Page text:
Statistical mechanics and thermodynamics of viral evolution

25 Feb 2015  ·  Jones Barbara A., Lessler Justin, Bianco Simone, Kaufman James H. ·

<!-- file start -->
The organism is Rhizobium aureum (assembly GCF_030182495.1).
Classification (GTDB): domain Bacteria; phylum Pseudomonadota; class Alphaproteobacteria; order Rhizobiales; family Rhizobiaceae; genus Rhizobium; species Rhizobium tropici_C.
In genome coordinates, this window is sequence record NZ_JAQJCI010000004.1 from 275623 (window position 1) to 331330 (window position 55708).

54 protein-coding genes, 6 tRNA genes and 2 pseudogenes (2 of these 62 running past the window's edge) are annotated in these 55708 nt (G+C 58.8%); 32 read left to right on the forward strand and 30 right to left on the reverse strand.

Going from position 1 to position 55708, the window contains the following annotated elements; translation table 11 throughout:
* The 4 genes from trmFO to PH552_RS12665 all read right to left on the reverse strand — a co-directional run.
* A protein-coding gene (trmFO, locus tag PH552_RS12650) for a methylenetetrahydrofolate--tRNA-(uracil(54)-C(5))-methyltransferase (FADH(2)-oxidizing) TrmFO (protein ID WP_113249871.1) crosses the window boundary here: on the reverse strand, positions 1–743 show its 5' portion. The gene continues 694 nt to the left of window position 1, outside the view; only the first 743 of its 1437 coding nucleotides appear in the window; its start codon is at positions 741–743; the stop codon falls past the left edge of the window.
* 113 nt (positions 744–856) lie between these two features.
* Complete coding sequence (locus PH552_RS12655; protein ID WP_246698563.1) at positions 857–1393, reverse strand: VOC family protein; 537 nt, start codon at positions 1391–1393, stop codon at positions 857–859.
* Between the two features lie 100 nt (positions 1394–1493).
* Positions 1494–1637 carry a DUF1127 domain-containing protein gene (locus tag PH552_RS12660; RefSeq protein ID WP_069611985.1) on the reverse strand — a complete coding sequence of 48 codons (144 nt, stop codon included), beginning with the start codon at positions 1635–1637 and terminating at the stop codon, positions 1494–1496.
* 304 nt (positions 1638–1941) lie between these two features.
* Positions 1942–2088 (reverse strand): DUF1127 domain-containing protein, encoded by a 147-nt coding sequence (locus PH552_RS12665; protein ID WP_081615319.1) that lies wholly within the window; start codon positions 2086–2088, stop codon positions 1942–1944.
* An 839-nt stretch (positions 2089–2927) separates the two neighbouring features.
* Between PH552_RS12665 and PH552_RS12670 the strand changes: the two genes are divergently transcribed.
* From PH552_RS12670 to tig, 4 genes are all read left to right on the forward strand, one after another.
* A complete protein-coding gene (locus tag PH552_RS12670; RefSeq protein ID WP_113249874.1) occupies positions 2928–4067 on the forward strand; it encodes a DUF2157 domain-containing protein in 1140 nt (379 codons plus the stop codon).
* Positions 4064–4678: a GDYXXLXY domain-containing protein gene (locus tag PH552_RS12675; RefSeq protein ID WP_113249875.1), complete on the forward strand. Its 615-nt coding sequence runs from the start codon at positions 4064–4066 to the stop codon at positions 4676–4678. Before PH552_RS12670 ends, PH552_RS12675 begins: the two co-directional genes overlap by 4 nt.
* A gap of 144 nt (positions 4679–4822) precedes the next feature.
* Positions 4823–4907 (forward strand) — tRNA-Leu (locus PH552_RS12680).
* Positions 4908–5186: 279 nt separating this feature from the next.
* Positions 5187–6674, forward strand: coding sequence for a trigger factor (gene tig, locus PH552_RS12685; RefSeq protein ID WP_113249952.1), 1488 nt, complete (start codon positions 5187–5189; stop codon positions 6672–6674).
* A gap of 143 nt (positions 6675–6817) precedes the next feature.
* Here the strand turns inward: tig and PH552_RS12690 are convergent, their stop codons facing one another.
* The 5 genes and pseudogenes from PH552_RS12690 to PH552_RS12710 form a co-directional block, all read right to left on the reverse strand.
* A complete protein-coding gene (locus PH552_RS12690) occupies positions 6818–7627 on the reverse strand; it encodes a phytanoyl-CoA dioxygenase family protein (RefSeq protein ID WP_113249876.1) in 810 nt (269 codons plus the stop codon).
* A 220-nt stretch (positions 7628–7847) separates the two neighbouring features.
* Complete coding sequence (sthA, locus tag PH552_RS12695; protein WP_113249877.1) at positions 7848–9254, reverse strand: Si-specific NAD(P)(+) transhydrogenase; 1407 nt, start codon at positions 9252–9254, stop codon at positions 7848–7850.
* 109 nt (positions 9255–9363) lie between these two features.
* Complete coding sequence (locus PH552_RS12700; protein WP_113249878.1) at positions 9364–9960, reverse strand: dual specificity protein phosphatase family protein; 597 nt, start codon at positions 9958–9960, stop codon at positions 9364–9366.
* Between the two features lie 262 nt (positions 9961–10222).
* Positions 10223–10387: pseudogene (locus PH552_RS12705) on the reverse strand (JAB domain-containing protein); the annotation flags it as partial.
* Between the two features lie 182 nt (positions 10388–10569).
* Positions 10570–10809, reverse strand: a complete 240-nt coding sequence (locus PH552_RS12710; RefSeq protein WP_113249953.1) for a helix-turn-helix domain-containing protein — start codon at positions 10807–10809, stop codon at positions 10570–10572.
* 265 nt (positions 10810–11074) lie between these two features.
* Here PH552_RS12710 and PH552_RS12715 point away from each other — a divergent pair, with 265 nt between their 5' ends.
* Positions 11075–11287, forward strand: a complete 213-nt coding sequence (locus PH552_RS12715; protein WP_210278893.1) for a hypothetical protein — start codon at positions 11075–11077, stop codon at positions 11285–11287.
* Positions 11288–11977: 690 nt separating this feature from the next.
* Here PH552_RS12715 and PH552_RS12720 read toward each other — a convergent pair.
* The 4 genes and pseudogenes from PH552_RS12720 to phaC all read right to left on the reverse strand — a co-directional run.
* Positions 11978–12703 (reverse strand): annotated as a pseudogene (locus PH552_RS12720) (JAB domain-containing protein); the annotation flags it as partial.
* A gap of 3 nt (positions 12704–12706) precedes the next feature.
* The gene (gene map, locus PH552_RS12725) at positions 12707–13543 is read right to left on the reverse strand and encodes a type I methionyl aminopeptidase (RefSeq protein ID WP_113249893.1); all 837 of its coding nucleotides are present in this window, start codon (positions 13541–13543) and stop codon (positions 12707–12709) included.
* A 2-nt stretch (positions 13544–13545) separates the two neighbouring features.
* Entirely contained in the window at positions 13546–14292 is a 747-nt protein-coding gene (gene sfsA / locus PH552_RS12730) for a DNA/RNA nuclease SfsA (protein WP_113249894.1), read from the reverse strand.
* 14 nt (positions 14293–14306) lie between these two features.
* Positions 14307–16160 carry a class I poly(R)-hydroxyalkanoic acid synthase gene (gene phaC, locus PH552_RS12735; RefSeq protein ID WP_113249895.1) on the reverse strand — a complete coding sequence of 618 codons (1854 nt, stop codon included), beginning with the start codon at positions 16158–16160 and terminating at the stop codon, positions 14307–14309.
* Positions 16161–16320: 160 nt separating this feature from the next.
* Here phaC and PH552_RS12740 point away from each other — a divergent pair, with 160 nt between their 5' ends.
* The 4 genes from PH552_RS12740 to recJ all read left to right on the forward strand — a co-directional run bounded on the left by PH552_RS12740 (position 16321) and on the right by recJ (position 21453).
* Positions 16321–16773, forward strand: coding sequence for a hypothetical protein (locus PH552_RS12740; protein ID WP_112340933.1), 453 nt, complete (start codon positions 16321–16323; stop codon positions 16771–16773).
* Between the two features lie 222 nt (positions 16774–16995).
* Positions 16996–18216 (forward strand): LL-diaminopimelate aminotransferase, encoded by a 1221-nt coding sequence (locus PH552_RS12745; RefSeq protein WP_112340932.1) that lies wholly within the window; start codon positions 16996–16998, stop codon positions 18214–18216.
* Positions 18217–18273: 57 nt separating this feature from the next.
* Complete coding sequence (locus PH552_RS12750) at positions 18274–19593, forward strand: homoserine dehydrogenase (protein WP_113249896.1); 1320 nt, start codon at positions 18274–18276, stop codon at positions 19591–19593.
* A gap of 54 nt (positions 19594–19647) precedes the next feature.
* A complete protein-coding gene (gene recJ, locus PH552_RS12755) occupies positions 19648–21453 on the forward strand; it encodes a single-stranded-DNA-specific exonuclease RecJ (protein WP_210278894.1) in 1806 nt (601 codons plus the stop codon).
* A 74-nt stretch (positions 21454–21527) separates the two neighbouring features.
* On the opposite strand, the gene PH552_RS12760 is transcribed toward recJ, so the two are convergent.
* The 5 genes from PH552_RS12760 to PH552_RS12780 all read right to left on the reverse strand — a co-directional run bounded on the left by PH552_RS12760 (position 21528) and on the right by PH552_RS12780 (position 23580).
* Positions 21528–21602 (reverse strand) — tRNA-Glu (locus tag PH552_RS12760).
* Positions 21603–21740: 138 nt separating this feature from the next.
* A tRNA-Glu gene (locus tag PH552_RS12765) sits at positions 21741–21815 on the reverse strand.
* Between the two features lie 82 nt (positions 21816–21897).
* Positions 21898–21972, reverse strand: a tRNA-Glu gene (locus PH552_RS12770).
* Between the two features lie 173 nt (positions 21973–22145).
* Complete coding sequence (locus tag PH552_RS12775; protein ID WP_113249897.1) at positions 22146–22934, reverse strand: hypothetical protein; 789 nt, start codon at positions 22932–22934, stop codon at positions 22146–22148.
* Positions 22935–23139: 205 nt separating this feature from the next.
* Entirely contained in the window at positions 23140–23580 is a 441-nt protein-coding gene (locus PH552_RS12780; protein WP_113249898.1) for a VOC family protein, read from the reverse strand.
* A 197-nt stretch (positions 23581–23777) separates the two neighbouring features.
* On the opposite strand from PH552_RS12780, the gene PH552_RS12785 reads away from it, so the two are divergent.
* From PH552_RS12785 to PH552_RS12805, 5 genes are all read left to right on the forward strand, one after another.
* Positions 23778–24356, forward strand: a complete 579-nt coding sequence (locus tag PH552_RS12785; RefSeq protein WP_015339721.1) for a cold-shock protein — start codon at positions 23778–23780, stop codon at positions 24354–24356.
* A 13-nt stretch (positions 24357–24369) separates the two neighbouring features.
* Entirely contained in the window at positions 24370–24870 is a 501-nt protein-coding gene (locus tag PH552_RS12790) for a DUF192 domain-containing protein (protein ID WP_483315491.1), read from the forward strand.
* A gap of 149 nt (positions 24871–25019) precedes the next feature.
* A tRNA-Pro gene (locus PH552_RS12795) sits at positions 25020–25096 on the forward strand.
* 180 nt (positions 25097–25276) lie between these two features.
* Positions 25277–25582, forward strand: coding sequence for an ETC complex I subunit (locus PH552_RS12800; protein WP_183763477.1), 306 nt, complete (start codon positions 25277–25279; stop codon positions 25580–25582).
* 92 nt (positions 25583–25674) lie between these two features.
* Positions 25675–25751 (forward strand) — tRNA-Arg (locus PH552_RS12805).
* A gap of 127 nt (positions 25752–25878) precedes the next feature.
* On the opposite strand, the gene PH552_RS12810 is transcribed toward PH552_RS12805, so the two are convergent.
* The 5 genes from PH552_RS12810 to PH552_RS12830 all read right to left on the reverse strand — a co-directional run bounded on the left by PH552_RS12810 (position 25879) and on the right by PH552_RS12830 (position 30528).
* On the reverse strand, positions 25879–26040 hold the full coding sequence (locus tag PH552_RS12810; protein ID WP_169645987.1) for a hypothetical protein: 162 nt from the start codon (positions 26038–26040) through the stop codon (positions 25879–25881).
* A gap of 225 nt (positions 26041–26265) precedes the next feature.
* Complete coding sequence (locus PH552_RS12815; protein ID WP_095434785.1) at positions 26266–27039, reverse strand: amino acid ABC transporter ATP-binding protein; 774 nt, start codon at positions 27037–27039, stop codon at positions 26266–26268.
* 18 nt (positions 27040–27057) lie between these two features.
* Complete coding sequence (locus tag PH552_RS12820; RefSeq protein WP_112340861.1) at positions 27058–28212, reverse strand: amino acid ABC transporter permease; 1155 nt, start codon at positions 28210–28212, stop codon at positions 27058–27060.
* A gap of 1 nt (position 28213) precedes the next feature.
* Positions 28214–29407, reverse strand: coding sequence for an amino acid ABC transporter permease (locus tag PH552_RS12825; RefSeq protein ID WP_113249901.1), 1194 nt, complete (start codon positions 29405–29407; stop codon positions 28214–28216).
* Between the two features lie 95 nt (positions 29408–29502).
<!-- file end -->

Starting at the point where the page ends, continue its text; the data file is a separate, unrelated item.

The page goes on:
This paper analyzes a simplified model of viral infection and evolution using the 'grand canonical ensemble' and formalisms from statistical mechanics and thermodynamics to enumerate all possible viruses and to derive thermodynamic variables for the system. We model the infection process as a series of energy barriers determined by the genetic states of the virus and host as a function of immune response and system temperature... We find a phase transition between a positive temperature regime of normal replication and a negative temperature 'disordered' phase of the virus. These phases define different regimes in which different genetic strategies are favored. Perhaps most importantly, it demonstrates that the system has a real thermodynamic temperature. For normal replication, this temperature is linearly related to effective temperature. The strength of immune response rescales temperature but does not change the observed linear relationship. For all temperatures and immunities studied, we find a universal curve relating the order parameter to viral evolvability. Real viruses have finite length RNA segments that encode for proteins which determine their fitness; hence the methods put forth here could be refined to apply to real biological systems, perhaps providing insight into immune escape, the emergence of novel pathogens and other results of viral evolution. read more

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